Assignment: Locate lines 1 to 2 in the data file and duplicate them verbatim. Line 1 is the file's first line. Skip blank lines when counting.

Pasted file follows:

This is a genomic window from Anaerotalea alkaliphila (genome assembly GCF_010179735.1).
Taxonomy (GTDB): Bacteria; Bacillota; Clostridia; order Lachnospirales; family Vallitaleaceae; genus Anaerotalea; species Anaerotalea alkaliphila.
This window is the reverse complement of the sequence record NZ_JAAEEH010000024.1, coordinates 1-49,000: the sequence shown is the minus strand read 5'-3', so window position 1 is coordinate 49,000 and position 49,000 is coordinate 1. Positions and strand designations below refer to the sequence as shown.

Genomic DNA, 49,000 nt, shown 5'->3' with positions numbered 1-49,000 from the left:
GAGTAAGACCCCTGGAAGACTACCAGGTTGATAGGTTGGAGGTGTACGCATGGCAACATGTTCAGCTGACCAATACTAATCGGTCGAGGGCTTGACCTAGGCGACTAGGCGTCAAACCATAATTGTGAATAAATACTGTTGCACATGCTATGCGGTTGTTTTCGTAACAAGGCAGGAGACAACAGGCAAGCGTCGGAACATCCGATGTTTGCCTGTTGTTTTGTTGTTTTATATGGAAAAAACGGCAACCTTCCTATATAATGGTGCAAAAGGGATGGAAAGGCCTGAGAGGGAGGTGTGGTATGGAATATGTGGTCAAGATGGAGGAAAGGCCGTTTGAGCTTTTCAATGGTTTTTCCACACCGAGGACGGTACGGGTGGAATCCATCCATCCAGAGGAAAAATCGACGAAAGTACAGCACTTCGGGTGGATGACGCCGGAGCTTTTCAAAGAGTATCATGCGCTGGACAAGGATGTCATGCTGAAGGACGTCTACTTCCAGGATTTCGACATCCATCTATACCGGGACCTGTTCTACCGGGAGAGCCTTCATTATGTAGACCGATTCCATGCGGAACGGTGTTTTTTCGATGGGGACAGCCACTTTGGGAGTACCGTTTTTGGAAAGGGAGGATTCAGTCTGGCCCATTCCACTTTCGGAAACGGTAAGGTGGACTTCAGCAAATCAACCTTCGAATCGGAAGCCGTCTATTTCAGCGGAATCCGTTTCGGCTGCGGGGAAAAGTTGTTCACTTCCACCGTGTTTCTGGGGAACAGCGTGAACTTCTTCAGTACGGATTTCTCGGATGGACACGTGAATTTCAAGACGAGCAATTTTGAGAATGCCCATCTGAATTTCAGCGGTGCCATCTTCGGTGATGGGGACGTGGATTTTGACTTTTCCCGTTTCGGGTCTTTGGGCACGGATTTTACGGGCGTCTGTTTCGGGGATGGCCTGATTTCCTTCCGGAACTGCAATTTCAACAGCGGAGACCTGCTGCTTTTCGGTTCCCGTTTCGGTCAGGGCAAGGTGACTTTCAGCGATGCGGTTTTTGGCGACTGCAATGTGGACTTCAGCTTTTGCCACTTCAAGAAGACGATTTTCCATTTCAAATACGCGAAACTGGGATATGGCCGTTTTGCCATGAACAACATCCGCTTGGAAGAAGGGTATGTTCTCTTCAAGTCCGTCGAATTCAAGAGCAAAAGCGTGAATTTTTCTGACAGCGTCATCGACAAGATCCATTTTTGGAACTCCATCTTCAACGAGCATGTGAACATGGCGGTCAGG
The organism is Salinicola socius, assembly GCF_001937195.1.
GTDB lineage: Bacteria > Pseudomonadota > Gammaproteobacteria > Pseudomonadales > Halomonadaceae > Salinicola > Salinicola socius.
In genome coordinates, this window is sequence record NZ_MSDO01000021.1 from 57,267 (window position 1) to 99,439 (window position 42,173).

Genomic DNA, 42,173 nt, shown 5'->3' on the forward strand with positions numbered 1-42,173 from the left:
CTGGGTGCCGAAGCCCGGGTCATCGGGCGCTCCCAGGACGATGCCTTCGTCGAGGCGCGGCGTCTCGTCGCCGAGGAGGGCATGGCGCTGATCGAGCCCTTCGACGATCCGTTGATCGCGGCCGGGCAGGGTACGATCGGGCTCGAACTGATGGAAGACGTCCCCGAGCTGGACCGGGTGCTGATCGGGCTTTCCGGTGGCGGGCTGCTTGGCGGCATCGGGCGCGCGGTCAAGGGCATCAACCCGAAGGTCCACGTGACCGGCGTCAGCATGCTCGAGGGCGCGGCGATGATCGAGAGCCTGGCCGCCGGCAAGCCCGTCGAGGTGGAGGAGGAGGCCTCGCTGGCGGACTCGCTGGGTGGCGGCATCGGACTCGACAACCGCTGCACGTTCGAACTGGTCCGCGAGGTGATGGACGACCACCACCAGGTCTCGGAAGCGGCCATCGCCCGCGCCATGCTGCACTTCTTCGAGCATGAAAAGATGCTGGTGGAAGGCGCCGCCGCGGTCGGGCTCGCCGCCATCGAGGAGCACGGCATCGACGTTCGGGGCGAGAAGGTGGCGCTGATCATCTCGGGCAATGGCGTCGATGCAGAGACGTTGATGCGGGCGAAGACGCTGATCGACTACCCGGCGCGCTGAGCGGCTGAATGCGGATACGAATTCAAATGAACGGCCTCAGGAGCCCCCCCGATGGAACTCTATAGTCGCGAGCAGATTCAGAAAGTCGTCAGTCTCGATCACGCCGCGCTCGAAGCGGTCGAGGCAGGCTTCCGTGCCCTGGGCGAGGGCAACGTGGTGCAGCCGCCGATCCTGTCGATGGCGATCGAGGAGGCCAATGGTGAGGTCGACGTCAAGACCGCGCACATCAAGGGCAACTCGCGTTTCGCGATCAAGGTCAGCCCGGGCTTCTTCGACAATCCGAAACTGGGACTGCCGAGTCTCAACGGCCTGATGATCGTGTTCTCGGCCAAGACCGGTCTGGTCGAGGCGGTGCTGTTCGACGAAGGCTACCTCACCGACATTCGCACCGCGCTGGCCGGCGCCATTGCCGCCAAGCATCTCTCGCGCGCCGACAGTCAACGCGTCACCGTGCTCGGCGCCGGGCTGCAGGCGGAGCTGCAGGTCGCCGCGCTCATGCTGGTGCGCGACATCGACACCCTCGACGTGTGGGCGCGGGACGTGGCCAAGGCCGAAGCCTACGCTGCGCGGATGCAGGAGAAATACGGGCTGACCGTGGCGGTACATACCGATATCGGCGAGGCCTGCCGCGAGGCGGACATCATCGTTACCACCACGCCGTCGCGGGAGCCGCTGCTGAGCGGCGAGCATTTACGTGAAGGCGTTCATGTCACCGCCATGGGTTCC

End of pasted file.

This is a genomic window from Anaerotalea alkaliphila (genome assembly GCF_010179735.1).
Taxonomy (GTDB): Bacteria; Bacillota; Clostridia; order Lachnospirales; family Vallitaleaceae; genus Anaerotalea; species Anaerotalea alkaliphila.